The old saying goes that death and taxes are the only two unavoidable occurrences in life. This is never more true for your clients than when it comes to inheritance and estate planning.
While high-net-worth clients may be focused on what they’re leaving behind for their loved ones, a common blind spot is how much of a bite the state is going to take.
Paying the tax man
For most Americans, federal estate taxes are not something they need to worry about. Federal taxes only apply to the largest of estates. In fact, as of 2014, filings are only required for estates with combined gross assets and prior taxable gifts exceeding $5,340,000.
However, depending on what state a client passes away in, their tax obligation could be quite large.
According to independent tax policy research organization The Tax Foundation, there are currently 15 states that feature an estate tax. These include: Washington, Oregon, Minnesota, Illinois, Vermont, Tennessee, New York, Maine, Massachusetts, Rhode Island, Connecticut, New Jersey, Delaware, Maryland and Hawaii. Residents of Washington, D.C. also fall under a non-federal estate tax.
“The state with the highest maximum estate tax rate is Washington (20%), followed by 11 states which have a maximum rate of 16%,” The Tax Foundation states on its official website. “Hawaii and Delaware have the highest exemption threshold at $5,340,000 (matching the federal exemption). New Jersey has the lowest, only exempting estates up to $675,000.”
While estate taxes can be bad enough, clients may also need to think about their liability under state inheritance taxes. These can be found in seven states: Iowa, Kentucky, Maryland, Nebraska, New Jersey, Pennsylvania and Tennessee.
“Of the seven states with inheritance taxes, Nebraska has the highest maximum inheritance tax rate (18% for transfers to non-relatives); Kentucky and New Jersey follow closely behind with a top rate of 16% for non-immediate family members and all other beneficiaries,” The Tax Foundation continues.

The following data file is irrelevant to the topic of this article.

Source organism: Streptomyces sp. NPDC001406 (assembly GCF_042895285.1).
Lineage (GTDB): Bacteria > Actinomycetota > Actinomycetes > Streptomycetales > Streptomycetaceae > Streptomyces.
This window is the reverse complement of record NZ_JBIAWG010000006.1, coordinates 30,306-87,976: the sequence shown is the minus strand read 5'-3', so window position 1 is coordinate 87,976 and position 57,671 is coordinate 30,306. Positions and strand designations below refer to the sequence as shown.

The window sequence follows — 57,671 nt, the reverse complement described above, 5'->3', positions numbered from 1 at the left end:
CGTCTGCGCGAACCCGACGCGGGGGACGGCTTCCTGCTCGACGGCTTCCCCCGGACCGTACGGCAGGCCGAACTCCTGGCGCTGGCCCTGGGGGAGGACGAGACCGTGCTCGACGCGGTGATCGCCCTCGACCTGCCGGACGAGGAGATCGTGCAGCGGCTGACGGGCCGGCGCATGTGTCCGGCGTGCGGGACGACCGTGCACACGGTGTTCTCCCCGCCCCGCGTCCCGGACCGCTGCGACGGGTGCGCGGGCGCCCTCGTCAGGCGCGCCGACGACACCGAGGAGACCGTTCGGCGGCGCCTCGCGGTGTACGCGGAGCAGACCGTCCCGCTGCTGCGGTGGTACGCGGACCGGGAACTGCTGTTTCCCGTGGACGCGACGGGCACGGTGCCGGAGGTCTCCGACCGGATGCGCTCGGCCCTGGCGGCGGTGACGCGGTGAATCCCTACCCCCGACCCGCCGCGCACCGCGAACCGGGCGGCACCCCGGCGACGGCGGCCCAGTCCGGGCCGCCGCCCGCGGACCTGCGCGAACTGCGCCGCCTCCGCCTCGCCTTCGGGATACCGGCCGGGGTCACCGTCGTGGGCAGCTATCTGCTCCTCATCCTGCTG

A focus on tax planning can fall by the wayside when clients are considering their mortality, so it’s up to financial professionals to educate their clients on their rights and responsibilities.
For instance, different states will impose specific tax exemptions that can be taken advantage of. While spouses are exempt from inheritance tax in all states that feature it, domestic partners are only exempt in New Jersey and Maryland in some cases. Due dates for inheritance taxes also vary from state to state. These and other factors make proper planning essential.
Financial professionals are also in an ideal position to keep clients apprised of new changes to estate and inheritance tax laws. For instance, 2014 has seen changes to everything from annual exclusion for gifts to non-citizen spouses to foreign earned income exclusions.
Clients should be informed from the get-go on what the estate and inheritance tax rules are in their state, as well as what strategies they can employ to reduce tax burdens and accomplish wealth transfer with as little inconvenience as possible.
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